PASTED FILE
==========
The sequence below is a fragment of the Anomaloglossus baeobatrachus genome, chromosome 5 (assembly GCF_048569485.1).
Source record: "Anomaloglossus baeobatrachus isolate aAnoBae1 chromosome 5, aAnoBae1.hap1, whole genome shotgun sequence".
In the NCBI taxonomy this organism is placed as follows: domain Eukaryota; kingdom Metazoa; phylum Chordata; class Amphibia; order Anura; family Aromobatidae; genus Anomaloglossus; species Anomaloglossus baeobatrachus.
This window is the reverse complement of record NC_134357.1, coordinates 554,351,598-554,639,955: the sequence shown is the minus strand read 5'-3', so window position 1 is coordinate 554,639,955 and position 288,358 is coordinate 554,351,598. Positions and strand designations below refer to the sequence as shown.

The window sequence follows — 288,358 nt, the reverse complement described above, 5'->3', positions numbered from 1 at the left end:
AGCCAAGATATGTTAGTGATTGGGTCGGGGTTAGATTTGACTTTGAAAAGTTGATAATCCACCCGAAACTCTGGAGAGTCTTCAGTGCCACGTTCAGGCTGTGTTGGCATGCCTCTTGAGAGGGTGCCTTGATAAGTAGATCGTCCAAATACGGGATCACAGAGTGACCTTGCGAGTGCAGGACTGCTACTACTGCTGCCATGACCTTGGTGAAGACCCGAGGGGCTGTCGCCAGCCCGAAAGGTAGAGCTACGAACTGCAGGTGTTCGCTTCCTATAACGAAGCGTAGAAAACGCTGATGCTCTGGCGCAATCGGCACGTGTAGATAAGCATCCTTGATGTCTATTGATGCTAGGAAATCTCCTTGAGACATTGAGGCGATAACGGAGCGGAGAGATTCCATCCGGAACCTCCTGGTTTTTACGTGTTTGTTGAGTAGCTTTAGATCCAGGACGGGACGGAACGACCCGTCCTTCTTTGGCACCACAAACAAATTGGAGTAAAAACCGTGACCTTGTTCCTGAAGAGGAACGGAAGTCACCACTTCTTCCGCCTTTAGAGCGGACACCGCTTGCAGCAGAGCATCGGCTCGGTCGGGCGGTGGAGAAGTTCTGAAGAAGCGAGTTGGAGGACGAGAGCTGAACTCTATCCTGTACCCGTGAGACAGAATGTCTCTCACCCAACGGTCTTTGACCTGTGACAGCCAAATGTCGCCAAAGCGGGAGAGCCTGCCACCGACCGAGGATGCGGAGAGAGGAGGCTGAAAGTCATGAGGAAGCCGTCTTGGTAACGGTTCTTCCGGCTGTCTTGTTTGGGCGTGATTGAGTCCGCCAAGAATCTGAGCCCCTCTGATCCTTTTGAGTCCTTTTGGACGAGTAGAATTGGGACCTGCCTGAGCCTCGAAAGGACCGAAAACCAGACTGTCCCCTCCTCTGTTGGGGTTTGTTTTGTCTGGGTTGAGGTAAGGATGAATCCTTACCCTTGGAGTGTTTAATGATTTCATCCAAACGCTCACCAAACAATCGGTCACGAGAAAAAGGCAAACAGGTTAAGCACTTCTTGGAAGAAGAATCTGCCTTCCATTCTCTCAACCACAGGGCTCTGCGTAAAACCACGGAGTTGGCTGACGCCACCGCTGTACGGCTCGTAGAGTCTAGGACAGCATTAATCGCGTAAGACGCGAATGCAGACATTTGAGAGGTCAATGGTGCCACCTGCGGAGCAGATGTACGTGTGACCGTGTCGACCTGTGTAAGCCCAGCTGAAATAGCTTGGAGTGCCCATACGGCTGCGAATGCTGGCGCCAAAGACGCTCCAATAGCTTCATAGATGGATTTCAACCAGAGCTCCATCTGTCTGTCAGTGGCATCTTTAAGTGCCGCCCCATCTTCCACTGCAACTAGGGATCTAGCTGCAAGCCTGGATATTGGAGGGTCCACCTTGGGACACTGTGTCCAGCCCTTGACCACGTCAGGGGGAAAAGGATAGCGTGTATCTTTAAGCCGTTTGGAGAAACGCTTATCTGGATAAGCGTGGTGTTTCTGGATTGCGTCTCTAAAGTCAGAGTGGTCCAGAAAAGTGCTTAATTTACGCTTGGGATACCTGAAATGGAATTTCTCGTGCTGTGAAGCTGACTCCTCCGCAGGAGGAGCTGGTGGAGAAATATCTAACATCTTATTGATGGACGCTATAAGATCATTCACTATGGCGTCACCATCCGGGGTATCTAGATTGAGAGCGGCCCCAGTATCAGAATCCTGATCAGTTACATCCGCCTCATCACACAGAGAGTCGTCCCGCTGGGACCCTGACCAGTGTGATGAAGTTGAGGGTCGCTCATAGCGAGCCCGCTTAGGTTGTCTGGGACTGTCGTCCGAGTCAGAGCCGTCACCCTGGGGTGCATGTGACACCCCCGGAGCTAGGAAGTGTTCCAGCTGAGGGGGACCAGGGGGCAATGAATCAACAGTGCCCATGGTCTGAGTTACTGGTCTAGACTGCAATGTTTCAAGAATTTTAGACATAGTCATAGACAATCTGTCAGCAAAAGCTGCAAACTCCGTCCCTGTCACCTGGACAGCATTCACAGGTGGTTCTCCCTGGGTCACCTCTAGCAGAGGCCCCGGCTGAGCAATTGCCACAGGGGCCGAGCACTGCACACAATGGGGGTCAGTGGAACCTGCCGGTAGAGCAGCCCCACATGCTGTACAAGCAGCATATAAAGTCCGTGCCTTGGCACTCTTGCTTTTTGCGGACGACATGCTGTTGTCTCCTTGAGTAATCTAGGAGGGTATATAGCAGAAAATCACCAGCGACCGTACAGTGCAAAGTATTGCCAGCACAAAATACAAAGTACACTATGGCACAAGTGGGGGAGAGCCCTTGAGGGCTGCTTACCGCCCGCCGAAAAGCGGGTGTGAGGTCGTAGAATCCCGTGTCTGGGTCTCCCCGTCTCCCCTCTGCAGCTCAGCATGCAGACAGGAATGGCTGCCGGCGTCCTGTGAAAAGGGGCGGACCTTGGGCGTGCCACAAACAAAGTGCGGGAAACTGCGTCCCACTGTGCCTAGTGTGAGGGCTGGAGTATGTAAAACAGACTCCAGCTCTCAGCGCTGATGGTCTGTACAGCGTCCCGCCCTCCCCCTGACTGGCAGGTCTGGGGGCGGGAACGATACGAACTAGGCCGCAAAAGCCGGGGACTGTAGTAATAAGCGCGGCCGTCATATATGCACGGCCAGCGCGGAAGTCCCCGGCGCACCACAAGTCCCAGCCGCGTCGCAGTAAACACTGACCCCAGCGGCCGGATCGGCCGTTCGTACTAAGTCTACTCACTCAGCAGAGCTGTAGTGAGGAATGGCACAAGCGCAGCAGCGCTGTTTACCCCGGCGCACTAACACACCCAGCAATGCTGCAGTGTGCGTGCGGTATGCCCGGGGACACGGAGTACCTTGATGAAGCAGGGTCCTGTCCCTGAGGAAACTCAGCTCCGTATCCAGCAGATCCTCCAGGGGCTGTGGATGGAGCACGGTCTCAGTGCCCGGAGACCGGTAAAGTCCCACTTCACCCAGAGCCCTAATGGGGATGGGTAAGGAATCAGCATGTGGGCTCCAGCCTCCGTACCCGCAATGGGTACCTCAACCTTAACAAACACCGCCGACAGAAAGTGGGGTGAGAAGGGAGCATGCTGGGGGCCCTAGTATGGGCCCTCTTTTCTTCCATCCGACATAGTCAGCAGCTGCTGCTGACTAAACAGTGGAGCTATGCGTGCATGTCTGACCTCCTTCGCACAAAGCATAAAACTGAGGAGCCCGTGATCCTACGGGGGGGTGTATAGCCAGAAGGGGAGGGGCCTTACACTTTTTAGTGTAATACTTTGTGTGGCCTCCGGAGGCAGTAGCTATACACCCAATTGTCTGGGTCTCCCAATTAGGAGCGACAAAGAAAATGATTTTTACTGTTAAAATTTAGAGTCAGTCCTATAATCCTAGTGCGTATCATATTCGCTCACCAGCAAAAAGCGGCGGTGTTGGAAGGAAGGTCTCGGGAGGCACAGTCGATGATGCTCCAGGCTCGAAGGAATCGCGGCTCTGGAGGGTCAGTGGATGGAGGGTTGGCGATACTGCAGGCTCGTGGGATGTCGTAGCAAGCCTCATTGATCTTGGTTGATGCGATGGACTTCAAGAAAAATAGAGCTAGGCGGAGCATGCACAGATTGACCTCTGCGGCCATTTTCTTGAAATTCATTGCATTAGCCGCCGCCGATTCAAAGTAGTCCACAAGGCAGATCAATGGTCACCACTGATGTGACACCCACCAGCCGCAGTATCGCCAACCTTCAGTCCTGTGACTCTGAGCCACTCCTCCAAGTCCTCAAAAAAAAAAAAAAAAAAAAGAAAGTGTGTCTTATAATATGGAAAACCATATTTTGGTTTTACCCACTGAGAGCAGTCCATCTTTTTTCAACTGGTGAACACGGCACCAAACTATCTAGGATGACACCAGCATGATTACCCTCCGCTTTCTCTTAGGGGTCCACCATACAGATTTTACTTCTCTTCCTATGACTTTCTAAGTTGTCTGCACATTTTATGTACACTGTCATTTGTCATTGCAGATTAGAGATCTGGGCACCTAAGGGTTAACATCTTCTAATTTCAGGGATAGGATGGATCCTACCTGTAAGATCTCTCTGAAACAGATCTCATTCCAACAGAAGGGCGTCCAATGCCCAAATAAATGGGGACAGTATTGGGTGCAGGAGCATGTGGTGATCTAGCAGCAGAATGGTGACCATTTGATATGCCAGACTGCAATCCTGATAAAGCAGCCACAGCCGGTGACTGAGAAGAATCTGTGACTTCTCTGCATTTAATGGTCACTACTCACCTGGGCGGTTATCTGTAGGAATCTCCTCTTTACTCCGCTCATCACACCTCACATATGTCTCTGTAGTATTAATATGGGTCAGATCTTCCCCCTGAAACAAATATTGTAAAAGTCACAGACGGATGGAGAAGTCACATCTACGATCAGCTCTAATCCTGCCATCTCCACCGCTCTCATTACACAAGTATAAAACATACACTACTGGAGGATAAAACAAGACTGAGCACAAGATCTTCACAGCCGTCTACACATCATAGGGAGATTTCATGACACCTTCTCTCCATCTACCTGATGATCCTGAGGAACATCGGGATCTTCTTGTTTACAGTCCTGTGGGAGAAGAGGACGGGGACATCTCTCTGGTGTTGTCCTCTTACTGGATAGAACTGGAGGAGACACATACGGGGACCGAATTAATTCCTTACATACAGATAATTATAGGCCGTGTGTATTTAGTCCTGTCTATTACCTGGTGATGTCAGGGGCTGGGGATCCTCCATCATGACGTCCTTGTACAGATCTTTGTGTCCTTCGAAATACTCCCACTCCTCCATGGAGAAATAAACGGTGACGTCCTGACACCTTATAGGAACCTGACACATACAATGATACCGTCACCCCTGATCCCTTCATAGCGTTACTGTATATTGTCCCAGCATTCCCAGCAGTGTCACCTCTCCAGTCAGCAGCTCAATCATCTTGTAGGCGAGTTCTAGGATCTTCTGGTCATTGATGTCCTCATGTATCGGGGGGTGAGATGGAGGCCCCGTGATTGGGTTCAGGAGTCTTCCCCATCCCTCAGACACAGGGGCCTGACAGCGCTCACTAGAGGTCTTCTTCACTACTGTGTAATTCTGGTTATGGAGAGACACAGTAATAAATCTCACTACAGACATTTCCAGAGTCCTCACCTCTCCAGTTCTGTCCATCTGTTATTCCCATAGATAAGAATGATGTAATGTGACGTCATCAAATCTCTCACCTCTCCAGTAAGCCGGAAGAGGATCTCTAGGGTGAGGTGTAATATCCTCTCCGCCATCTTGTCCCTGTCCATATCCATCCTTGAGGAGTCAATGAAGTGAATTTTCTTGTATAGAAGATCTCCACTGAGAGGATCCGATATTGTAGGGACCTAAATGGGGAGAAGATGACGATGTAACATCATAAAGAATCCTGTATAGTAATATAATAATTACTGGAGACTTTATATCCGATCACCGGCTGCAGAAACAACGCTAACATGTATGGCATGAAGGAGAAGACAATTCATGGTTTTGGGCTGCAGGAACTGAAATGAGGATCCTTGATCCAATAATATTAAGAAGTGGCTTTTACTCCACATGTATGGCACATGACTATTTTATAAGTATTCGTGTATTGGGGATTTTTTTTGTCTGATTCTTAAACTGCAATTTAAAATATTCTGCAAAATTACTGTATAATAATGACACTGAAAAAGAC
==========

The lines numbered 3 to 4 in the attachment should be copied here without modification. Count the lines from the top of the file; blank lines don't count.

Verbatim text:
In the NCBI taxonomy this organism is placed as follows: domain Eukaryota; kingdom Metazoa; phylum Chordata; class Amphibia; order Anura; family Aromobatidae; genus Anomaloglossus; species Anomaloglossus baeobatrachus.
This window is the reverse complement of record NC_134357.1, coordinates 554,351,598-554,639,955: the sequence shown is the minus strand read 5'-3', so window position 1 is coordinate 554,639,955 and position 288,358 is coordinate 554,351,598. Positions and strand designations below refer to the sequence as shown.